Editor’s note: On January 15, 2009, pilot Chesley B. “Sully” Sullenberger III masterfully landed US Airways Flight 1549 on New York’s Hudson River just minutes after takeoff from New York’s LaGuardia Airport. The passenger plane’s twin engines were disabled after it struck a flock of Canada geese. In what has been dubbed “The Miracle on the Hudson,” Captain Sullenberger’s skillful leadership of his crew and expert piloting saved the lives of all 155 people onboard the jetliner.
A 59-year-old resident of Danville, California, Sullenberger retired in March after a 30-year aviation career with US Airways. His story may soon be on the big screen: Producers have optioned the movie rights to his memoir, Highest Duty: My Search for What Really Matters.
Craig Harrison, DTM, interviewed Captain Sullenberger on an array of leadership topics, including crisis communication, teamwork and the need for continual improvement.
Toastmasters are students of leadership. What can you teach us about leadership in crisis situations?
I didn’t have time in those incredibly intense 208 seconds from when our airplane hit the birds until we landed in the Hudson River to learn what I needed to learn. I had to have already learned it. I had to have invested the preparation, put in the hard work and paid attention for decades – during thousands of hours of flying time. The same is true in many other areas of our lives, including leadership. It’s a daily process.
Does leadership need to be demonstrative?
One of the key tenets of leadership is leading by example – live your life in such a way that your values are apparent. I don’t have to tell you what they are, wear a shirt with a slogan on it or display posters on my walls. If you watch me long enough, if I am congruent enough and if my actions and words match enough, then it’s really apparent how I live and what I believe. I embody it.
Toastmasters prepare their presentations, yet things go wrong and they have to ad-lib. How did you balance procedure with ad-libbing?
From decades of practice and constant improvement and learning, we [as a crew] had to have clear priorities in those moments: Fly the airplane first, analyze the situation, see what our options were and then begin to take the most appropriate remedial steps. We only got through the first page of a three-page checklist.
That day, I had deeply internalized values and fundamental skills and knowledge that I had developed over decades that I brought to bear very quickly. They needed to be immediately accessible to me.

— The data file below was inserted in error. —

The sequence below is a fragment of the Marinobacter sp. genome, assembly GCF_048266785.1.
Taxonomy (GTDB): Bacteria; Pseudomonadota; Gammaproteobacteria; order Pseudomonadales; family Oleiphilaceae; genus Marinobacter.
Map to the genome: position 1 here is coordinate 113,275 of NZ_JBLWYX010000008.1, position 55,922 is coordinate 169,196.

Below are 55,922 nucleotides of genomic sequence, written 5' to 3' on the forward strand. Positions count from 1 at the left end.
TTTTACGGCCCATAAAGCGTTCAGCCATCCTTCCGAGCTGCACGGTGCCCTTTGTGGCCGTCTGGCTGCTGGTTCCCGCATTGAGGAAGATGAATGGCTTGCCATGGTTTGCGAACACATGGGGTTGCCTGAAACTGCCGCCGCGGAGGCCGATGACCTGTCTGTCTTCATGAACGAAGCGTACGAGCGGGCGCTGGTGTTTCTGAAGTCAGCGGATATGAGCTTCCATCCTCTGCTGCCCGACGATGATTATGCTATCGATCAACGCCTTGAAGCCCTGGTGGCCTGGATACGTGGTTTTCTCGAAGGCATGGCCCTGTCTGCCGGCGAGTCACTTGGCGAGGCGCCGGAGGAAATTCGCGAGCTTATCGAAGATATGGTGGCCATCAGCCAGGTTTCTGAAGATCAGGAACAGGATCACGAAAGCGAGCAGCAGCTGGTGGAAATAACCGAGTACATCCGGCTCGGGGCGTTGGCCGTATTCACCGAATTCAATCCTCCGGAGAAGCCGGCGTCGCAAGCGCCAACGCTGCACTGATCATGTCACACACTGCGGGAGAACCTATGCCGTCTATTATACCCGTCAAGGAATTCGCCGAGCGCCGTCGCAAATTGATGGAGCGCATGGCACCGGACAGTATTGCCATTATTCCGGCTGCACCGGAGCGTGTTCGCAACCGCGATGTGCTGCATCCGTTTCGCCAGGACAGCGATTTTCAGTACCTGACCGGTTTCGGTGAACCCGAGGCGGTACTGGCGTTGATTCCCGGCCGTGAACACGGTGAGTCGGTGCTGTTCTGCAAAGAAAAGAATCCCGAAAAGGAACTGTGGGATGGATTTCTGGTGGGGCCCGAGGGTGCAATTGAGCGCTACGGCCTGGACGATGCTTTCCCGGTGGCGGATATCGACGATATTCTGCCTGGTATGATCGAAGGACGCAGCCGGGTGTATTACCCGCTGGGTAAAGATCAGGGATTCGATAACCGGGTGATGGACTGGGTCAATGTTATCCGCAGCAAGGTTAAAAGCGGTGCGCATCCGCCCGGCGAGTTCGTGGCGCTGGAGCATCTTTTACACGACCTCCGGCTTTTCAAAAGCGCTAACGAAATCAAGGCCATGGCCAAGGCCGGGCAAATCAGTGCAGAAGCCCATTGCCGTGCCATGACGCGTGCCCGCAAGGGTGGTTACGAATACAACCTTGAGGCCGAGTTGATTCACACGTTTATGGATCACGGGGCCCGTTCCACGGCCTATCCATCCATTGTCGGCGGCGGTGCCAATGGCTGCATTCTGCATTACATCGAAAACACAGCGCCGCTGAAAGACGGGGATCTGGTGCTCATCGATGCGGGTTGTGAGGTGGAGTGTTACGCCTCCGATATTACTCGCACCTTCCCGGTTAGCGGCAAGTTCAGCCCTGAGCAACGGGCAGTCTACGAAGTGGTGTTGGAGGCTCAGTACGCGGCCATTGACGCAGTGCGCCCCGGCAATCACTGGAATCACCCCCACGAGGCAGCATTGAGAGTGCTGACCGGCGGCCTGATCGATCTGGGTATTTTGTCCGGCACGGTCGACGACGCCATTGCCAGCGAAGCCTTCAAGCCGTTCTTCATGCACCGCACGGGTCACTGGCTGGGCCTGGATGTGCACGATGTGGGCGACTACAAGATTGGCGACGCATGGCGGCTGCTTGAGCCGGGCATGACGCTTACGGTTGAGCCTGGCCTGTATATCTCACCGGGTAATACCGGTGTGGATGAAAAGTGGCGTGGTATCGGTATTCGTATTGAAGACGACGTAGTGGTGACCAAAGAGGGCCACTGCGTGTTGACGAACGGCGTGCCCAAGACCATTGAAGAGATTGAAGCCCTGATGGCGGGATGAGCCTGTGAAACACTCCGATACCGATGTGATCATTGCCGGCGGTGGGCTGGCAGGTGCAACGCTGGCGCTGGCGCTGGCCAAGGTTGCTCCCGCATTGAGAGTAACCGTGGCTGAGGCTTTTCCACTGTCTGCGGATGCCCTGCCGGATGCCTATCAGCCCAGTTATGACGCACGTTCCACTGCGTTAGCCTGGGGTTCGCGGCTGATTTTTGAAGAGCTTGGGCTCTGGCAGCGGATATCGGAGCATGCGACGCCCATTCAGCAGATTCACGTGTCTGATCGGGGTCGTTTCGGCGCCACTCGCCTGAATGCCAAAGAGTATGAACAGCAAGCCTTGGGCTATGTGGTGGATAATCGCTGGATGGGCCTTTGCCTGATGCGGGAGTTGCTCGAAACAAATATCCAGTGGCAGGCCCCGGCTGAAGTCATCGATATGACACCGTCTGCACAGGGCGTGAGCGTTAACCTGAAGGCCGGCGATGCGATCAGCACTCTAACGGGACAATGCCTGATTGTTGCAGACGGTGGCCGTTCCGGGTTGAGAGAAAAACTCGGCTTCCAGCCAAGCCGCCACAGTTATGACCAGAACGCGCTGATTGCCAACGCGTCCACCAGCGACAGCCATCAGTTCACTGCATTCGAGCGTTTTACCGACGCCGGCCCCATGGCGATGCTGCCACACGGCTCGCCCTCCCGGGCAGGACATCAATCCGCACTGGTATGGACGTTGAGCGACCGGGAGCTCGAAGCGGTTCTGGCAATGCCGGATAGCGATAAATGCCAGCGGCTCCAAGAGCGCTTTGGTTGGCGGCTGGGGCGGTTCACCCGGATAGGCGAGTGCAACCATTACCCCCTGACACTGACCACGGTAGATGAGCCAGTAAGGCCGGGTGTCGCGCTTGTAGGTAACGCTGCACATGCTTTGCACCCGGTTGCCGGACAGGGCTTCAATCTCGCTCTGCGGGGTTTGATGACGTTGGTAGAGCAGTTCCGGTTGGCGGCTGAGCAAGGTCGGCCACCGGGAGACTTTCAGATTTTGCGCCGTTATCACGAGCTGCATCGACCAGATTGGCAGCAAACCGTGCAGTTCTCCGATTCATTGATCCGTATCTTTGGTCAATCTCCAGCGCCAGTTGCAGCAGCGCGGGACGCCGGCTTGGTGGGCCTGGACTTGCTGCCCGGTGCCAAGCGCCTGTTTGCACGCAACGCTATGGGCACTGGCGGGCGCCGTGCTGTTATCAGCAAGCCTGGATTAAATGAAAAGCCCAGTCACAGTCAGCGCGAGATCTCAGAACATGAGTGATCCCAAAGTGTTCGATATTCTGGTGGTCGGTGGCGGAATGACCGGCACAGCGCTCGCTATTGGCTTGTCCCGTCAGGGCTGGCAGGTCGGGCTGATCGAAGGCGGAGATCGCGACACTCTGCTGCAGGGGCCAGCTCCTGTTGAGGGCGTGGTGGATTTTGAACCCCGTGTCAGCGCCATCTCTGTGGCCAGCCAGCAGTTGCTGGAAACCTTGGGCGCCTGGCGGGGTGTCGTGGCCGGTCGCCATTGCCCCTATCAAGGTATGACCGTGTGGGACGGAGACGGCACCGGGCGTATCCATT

Ours was really an exceptional case in terms of airline accidents. We had never specifically trained for what we faced that day: the loss of both engines, so suddenly, so completely, at such a low speed, over such a densely populated area with so little time and so few options.
It Takes a Team to Fly (and Land) a Plane
At times you led crews that you hadn’t yet worked with. How did you form a cohesive team with so little practice time?
As the captain – the leader – I always set the tone for what was going to happen for the next four days in a brief pre-trip meeting with our flight crew. I began to open channels of communication, make myself approachable, let the crew know that we were working together for these common goals on this trip: To get back safely on the fourth day having had as good an experience as we can. We were going to look out for each other. I needed them to be my eyes and ears in the cabin and tell me certain things when I was in the cockpit.
The meeting took only about three minutes. But it took this collection of individuals and quickly formed a crew, a working team. We were trying to front-load the problem and create a team very quickly. And that’s what this initial meeting did.
It seems this type of communication would help teams of workers in many fields.
In Highest Duty I discuss the concept of Crew Resource Management (CRM). CRM began in the 1980s in the airline industry to address the human performance issue. Part of the CRM process is developing a team.
There are parallels between aviation and other domains, with so many shared analogies – patient safety or oil and gas exploration or nuclear power or aircraft carrier flight deck operations. We’re talking about human performance. It should really be no surprise that we find so many similarities.
Isn’t great rapport between pilot and co-pilot critical to success?
Indeed. A major airline might have 10,000 pilots, 30,000 flight attendants or more. And it’s not unusual at all to team with people you’ve not only not flown with before, but perhaps never met. That was the case for me and first officer Jeffrey Skiles, whom I met for the first time three days [before the plane accident]. Yet we worked together as if we’d done it for years.
One key to our success: We had this common vocabulary, this common core of experience. We’d each been trained to such a high professional standard that we had become essentially interchangeable.
Safety Communication: Log, Look and Learn
You’re the founder and chief executive officer of Safety Reliability Methods, a consulting company that studies past aviation accidents. What can people in other fields glean about safety from your findings?
In aviation we have a formalized process of reporting precursory incidents that can lead to accidents and solving systemic deficiencies before they can become problematic. We also have an institutionalized “lessons learned” process through the National Transportation Safety Board. The results are widely disseminated and they inform our procedures and training.